As a watchmaker it works out well that I have family near Columbia, Pennsylvania. That is where the National Association of Watch and Clock Collectors Museum and World Headquarters is located. I have driven by it a couple of times on family visits, but never had the time (no pun intended). This last visit we managed to free up a couple of hours to check it out. A couple of hours was not sufficient. The museum is very impressive. The building is absolutely gorgeous and much bigger than I expected.
When you enter the museum you are greeted by a large, spacious foyer with high ceilings held up by massive columns. Around the perimeter are running tower clock works on display. As you enter the museum you are brought through the development of timepieces: early timepieces such as sundials and candle clocks, then tall case clocks, wall clocks, tower clocks, pocket watches, and wrist watches. The halls are large and welcoming both stroller and wheelchair friendly, and the displays are clean and well maintained.
Along the way are a host of tools and machines on display...
as well as a recreation of a watchmakers shop from around the turn of the century. It has cases of watches on display, and this is where I found two of my favorite items.
The first was an early Hog bristle pocket watch (my last newsletter dealt with this extensively).
The second was a very interesting pocket watch with a spherical hairspring. It was beautiful!
The shear volume of items on display is impressive, there is case after case of watches...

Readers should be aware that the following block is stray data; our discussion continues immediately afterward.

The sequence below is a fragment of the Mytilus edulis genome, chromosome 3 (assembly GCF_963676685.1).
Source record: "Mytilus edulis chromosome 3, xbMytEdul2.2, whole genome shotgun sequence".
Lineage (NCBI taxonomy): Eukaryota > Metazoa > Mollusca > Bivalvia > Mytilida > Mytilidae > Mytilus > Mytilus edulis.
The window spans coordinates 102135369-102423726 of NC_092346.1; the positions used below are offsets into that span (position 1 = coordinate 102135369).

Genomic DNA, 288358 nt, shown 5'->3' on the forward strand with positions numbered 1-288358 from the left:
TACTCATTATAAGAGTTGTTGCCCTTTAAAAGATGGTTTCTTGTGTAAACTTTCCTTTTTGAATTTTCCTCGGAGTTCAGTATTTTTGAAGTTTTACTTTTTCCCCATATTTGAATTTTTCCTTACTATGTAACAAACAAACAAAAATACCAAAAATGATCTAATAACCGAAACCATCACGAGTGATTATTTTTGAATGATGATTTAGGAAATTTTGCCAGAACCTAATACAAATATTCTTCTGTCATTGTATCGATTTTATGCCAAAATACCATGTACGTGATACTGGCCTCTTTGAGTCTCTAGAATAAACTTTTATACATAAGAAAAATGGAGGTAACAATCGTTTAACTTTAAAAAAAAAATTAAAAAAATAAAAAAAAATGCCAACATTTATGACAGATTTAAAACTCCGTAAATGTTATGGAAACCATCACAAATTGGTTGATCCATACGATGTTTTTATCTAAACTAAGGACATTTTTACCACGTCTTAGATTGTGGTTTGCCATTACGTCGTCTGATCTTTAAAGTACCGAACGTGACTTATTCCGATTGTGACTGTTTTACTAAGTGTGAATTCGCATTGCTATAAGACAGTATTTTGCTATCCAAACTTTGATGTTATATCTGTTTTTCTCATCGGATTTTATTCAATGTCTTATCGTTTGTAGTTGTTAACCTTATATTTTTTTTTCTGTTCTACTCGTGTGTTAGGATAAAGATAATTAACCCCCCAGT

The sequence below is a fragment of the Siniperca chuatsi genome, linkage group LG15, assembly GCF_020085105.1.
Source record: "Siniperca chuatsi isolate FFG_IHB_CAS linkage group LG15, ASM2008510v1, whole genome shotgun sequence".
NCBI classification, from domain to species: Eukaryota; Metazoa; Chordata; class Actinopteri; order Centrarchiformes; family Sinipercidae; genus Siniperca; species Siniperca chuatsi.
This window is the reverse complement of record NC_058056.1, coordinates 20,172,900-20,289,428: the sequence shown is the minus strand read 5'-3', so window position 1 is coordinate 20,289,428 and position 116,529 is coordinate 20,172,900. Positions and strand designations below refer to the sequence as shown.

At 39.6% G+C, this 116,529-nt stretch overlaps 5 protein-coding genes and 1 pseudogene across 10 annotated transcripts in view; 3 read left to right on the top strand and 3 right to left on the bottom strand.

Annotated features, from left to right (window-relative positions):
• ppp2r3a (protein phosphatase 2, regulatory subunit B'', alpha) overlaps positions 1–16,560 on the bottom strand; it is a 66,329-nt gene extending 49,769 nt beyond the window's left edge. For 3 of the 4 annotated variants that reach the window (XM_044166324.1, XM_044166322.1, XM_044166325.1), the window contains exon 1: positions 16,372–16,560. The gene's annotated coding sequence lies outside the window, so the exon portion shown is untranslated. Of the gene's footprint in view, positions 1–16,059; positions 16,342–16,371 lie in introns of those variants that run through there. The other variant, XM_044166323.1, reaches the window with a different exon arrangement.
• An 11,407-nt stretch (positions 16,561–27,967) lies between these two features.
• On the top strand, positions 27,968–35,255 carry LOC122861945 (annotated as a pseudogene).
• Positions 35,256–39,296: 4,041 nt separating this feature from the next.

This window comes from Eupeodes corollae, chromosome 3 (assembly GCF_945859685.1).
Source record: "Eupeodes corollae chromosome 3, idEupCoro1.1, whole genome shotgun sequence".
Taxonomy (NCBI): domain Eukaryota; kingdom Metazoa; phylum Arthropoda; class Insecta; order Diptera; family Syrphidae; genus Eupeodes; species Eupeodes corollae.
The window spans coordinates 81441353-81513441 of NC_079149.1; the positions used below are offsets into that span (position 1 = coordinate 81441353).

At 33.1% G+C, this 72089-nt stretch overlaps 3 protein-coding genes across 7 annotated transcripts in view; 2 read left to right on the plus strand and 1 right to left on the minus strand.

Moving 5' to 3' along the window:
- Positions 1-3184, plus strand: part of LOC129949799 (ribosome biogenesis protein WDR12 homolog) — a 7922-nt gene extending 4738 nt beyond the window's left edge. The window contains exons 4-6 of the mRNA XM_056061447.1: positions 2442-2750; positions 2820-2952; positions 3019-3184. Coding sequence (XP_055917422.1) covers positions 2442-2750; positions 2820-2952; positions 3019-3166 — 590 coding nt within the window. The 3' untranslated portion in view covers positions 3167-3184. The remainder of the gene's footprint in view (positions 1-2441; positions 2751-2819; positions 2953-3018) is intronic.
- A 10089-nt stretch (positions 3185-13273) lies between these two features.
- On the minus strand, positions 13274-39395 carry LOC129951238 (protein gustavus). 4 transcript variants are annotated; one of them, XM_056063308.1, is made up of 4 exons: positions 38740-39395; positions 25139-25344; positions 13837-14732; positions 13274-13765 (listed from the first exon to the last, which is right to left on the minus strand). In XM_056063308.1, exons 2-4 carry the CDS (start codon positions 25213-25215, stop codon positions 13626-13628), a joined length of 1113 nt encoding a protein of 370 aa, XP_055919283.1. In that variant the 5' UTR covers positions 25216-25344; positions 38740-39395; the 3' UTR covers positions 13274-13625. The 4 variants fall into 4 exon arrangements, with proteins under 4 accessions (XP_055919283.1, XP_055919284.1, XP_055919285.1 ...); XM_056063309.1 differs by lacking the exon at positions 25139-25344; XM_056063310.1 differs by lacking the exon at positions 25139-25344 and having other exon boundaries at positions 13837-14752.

and walls and walls of clocks...
I wished there was a display showing the early transition from stationary time pieces to mobile ones. Something to highlight and show the early innovation of clock makers as they struggled to make time keeping mobile. But I might have missed it since I had to rush a little with three kids under 10.
The museum had a couple of kids crafts out which really helped. There were tables along the way where they could make a sundial, clock face, and coloring sheet. That kind of stuff is great and shows the museum staff knows that a museum needs to appeal to all ages.
When you get into the wrist watches there are some great items on display, early auto-winders, lots of advertising, and a large collection of items from the Hamilton watch company (which was located just up the road in Lancaster).
For me it was nice to look at a case full of watches and pick out the ones I liked best for whatever reason, but for those in my group that had limited knowledge of what makes a watch different it was just a case of watches. It would be a welcomed addition to highlight why the important features of the various watches are important. Most people I talk to don't know the difference between a 7 or 21 jewel movement, and why it is important, or the difference between a standard watch and a trench watch, or what the development process was like to get to where we are today. The museum does an excellent job telling you exactly what you are looking at, but leaves it to you to know why those features and their development are important. Explaining the "why" would increase the understanding and appreciation for the less informed masses looking at the exhibits.
There are a number of items and exhibits that are switched out regularly. My understanding is that each return visit you should see something that was not on display before.
The gift shop alone is worth the stop. They have a great selection of clock and watch decor, books, and apparel. All in all the museum is a must see for any clock or watch enthusiast. I highly recommend it. After all, it is filled with everything that makes us tick!